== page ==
Steven G. Jones – Virtual Culture: Identity and Communication in Cybersociety

The purpose of this book is to shed light on the two sides of computer-mediated communication(CMC) and the Internet. According to Jones, the side we hear most about is their development and the potential of entertainment whilst the consequences of those developments is rarely spoken of.

Although the aim of inventing new technologies is to attempt to improve life, we will, most of the time,discover that in fact life has been reduced in some way or another. Jones also mentions our impatience with technology and how we expect it to run smoothly. He calims that it could be that it comes from our anxiety towards new technologies. However, Jones believes that if we were able to trace our roots of our impatience “we would find that it has arisen not from anxiety, but rather from the expectation that technology will become better for we believe that it has done so”.

In his book, Jones wants to inform us of what is known as the “information superhighway” which is the ongoing progress being carried out to maintain the industry. He mentions how, according to Stoll, our life is “dribbling away” and how communication is changing as the Internet grows and how it has also lowered productivity instead of increasing it.

Some people praise the Internet for providing ways of interacting with people without much effort and thus improving communications and making the community better. However, some people criticize the Internet, such as Howard Rheingold, explaining that it “evokes a sense of lost opportunities” and that rather then “overcoming”” space and time through technology we should live in them.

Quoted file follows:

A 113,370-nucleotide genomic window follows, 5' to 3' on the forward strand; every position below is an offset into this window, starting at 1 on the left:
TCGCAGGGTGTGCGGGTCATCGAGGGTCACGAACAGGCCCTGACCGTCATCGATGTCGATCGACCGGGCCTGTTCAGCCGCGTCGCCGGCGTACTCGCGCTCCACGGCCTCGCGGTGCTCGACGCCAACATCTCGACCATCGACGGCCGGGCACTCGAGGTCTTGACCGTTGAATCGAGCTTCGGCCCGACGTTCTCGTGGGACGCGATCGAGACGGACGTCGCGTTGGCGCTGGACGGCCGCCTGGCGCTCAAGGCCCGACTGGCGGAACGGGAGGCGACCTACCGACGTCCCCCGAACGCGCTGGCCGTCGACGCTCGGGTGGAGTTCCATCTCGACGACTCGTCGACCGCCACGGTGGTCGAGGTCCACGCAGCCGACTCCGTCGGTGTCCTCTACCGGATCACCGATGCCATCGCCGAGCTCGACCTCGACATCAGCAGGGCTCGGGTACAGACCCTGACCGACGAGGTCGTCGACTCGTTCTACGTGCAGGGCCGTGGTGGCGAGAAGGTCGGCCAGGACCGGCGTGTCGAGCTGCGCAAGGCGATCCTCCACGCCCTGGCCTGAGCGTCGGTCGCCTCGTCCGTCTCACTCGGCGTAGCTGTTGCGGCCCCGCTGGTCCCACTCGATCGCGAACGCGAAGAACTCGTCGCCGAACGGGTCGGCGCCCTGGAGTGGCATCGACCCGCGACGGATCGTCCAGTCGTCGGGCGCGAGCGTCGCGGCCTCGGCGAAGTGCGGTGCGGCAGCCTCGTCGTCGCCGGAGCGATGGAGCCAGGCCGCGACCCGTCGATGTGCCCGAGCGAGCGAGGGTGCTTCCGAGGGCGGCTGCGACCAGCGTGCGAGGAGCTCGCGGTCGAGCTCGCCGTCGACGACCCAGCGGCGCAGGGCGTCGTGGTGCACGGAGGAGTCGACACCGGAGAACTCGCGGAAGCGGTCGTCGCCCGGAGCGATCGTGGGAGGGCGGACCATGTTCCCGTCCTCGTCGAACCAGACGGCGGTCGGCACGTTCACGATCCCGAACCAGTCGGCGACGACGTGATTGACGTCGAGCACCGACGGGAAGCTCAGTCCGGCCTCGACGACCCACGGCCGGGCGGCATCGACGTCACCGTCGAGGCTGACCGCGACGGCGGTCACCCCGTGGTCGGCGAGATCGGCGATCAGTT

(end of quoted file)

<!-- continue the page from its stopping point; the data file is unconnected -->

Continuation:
The Internet’s infusion into Modern Life has also shifted our sense of “living time” and “social time”, living time being the time that passes according to our senses and social time being the time we sense as a form of obligation which as Stoll describes as being “dribbled away”. Instead of time moving continuously, it is experience as “atomistic” and that it is not used to be spent with other but for others. Barlow also describes the internet as a “silent world” where all conversations are typed and to enter, one has to “give up” their body and place and become a “thing of words alone”.

I agree that I don’t think the Internet will ever or SHOULD ever replace real life interaction. Meeting someone in person is a completely different experience. It is hard to see what a person is feeling on the internet and whether they are lying. However I am not completely against it because it allows me to communicate with people which I am not able to see on a regular basis. I’m currently living in England to further my studies and my parents still live in Malta therefore, technologies such as Skype and Facebook allow me to communicate with them efficiently and makes me feel as though I am still part of their life in a very nonphysical way. But as some of you might agree with, it’s way better than nothing.


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